In the US you can often hear English curse words in casual conversations on the street. In Russia there is still a wide gap between people who regularly use мат and people who don't. Those who use it, use it like crazy. Most everybody else hardly ever uses it. Not too surprisingly, factory workers and peasants are more likely to use it than highly educated folks. I was much amused to read about an ice cream factory in Barnaul where the management got so tired of the workers' vulgarity that they issued an official dictionary to help the workers translate their normal curse-laden expressions into polite literary Russian. I can tell, dear reader, that you are consumed with curiosity about this dictionary, so a bit of it is reproduced below.
Warning! The material below contains offensive Russian and English profanity!
I don’t like most horror movies. There is always a naïve dummy being led into the hands of an evil master, who is driven by his utter insanity or various psychological issues. All this blood spill doesn’t do anything for me except for giving me an uneasy feeling in my stomach. Personally, I prefer suspense. I like that little chill and goose bumps you get when thinking “Can this really be possible?”
In Russian the goose bumps are called «гусиная кожа» “goose skin.” However, a more folksy word is мурашки.
The reason мурашки is used to describe this feeling is because this is also a word for ants or other little insects. Therefore, «мурашки по коже побежали», “ants ran on the skin” is probably one of the most used expressions to describe goose bumps along with the feeling causing them. (Insects running on your skin… mmmagical feeling… Gross!)
|Я люблю читать, сидя у большого дуба у реки. Только вот там очень много всяких мурашек и букашек бегает...||I like reading next to a big oak tree over by the river. Too bad there are a lot of ants and other bugs there…|
I am not sure what the context should be but I suppose you one could talk about a singular goose bump, мурашка, even though it is usually seen in its plural form. However, мурашка can definitely be used when talking about an ant.
Just like in English, you can get мурашки from being cold or overcome by feelings, either positive or negative.
|Когда я слушаю музыку Моцарта, у меня аж мурашки по коже!||When I listen to Mozart’s music, I get goose bumps!|
|— Тебе Коля рассказывал, как он по темноте домой вчера возвращался?
— Да, страшно так, у меня муражки по коже пробежали!
|“Did Kolya tell you how he was getting home in the dark yesterday?"
“Yes, so scary, I even got the goose bumps!”
|Какая ужасная история! У меня мурашки выступили!||What a horrible story! I got goose bumps!|
|Тебе не холодно? Смотри, ты вся в мурашках!||Are you cold? Look, you are all covered in goose bumps!|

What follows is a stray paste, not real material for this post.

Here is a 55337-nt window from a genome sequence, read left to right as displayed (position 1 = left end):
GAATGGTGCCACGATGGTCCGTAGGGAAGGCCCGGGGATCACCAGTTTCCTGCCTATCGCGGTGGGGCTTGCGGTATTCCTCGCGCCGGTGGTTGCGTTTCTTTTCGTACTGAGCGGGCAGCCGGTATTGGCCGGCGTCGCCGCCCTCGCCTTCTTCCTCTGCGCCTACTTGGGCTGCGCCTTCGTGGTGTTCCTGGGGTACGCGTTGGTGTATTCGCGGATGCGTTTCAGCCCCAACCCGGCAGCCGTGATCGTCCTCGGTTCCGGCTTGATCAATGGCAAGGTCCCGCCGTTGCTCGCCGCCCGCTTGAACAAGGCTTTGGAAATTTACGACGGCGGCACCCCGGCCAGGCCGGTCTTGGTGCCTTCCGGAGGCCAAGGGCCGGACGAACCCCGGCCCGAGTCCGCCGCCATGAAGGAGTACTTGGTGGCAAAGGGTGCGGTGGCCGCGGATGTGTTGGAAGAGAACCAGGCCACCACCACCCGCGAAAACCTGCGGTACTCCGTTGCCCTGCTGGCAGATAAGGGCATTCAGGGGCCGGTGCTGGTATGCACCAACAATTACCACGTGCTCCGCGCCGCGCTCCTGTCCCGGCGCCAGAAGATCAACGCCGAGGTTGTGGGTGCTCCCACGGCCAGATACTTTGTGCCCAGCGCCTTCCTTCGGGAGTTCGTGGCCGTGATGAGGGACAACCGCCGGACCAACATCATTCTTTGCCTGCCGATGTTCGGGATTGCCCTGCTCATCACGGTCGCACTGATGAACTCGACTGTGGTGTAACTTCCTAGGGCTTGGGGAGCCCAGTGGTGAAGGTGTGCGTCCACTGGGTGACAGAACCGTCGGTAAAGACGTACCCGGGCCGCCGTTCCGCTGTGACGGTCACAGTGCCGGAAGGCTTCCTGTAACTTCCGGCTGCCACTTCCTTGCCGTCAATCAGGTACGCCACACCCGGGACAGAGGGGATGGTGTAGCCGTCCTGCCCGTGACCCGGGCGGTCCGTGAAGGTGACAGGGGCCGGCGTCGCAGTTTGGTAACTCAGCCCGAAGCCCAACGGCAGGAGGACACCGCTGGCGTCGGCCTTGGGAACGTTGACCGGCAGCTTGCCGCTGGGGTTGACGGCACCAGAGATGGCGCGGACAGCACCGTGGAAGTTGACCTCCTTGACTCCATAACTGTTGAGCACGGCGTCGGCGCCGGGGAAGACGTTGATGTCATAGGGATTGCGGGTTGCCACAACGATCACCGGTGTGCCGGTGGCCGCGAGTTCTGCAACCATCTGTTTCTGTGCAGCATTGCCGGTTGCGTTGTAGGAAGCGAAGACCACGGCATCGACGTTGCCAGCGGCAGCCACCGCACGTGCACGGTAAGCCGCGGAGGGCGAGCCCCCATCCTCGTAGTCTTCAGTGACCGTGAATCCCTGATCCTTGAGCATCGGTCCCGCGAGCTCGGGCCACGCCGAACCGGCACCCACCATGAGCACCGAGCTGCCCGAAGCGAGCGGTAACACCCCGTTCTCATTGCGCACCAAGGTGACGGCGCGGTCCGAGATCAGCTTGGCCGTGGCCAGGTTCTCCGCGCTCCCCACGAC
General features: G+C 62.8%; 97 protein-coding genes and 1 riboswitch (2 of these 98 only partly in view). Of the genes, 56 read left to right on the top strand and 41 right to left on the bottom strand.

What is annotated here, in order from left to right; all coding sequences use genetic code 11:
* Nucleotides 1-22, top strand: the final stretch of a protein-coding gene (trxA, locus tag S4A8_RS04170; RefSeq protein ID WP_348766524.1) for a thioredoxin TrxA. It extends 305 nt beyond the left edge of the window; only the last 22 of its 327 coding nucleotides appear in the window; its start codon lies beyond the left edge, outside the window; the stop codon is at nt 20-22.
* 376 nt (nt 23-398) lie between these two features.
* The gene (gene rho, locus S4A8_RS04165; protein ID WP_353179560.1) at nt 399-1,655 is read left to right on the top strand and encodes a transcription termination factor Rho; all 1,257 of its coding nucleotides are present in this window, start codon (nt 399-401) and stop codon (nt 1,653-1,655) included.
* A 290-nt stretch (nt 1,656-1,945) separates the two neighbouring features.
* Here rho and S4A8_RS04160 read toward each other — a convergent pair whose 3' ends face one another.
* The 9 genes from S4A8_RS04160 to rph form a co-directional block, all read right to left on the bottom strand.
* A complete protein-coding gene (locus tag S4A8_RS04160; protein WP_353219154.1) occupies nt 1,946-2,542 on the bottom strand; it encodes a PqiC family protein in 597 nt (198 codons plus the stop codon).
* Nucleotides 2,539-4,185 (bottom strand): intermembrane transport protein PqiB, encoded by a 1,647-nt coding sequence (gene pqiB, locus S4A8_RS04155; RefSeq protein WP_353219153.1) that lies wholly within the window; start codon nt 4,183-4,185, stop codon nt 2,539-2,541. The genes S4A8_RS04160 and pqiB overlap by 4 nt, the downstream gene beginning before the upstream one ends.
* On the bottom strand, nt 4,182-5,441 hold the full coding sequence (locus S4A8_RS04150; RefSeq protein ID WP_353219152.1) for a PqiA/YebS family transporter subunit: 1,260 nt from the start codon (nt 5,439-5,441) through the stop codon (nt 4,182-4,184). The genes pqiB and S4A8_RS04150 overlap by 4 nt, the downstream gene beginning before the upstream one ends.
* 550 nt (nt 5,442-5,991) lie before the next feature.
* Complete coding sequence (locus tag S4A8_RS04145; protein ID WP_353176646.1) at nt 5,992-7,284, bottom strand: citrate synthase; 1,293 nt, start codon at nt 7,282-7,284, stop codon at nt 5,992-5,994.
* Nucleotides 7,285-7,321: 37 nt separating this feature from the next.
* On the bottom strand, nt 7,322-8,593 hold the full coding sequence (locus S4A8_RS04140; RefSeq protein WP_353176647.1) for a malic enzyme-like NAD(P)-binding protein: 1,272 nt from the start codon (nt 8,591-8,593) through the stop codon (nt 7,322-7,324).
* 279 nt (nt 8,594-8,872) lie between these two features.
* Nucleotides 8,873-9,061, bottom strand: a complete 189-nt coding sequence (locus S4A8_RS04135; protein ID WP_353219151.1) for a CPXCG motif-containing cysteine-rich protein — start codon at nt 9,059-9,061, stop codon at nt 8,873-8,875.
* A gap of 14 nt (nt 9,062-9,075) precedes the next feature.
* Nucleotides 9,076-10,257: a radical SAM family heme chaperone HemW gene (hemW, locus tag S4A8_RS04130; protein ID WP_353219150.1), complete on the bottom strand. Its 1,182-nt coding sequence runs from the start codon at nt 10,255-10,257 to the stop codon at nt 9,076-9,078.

|Когда меня начальник к себе вызвал, у меня муражки по спине пробежали: думала, уволит!||When my boss called me in to see him, I got goose bumps: I thought he was going to fire me!|
A little while ago I wrote about words that can have multiple meanings because of their use in Russian slang. The verb «ломать» as well as its reflexive form «ломаться» are also such words.
The main meaning of this verb is “to break”. However, someone could say меня ломает to express a feeling of withdrawal after using drugs or when being sick and running high fever. Consequently, the word for withdrawals is «ломка».
|Когда моя кошка опрокинула вазу, тюльпаны упали на пол и их стебли сломались.||When my cat knocked a vase over, the tulips fell on the floor and the stems got broken.|
|— Катя, зачем ты сломала Ленину куклу?
— Потому, что она не давала мне с ней играть!
|“Katya, why did you break Lena’s doll?"
“Because she wouldn’t let me play with it!”
|На улице было очень скользко. Я упала и сломала руку!||It was very slippery outside. I fell and broke my arm.|
|— Почему Костя так себя ведёт?
— Его ломает: он пытается бросить принимать наркотики.
|“Why is Kostya acting this way?”
“He’s having withdrawals from trying to quit taking drugs.”
There is also a rather well used idiom using this verb: «ломать себе голову». It means to puzzle or rack one's brains over something.
|Я ломаю себе голову, пытаясь понять, как это случилось.||I am puzzled trying to understand how it happened.|
The reflexive form, ломаться, means to quit working or functioning.
|У меня поломалась машина, можешь подвезти?||My car broke; could you give me a ride?|
However, ломаться can also mean, “crack” when referencing changes in a young’s man’s voice.
|У Васи голос уже ломается, он становится мужчиной.||Vasya’s voice is cracking; he’s becoming a man.|
Also, ломаться has two other meanings in Russian slang. The first one is to "put on airs, while the second one is to "stubbornly refuse to concede".
|Ну что ты ломаешься? Не можешь нормально говорить?||Why are you putting on airs? Can’t you speak normally?|
|Дима, тебя все упрашивают, а ты ломаешься! Ну, кто так делает?||Dima, everyone is begging you and you are stubbornly refusing! Who does that?|
Here's a video from Kira Muratova's movie. Her movies are always very unique. More often than not the main character is played by Renata Litvinova, who is the queen of putting on airs.
If you would like to see a transcript and translation of this clip, click here.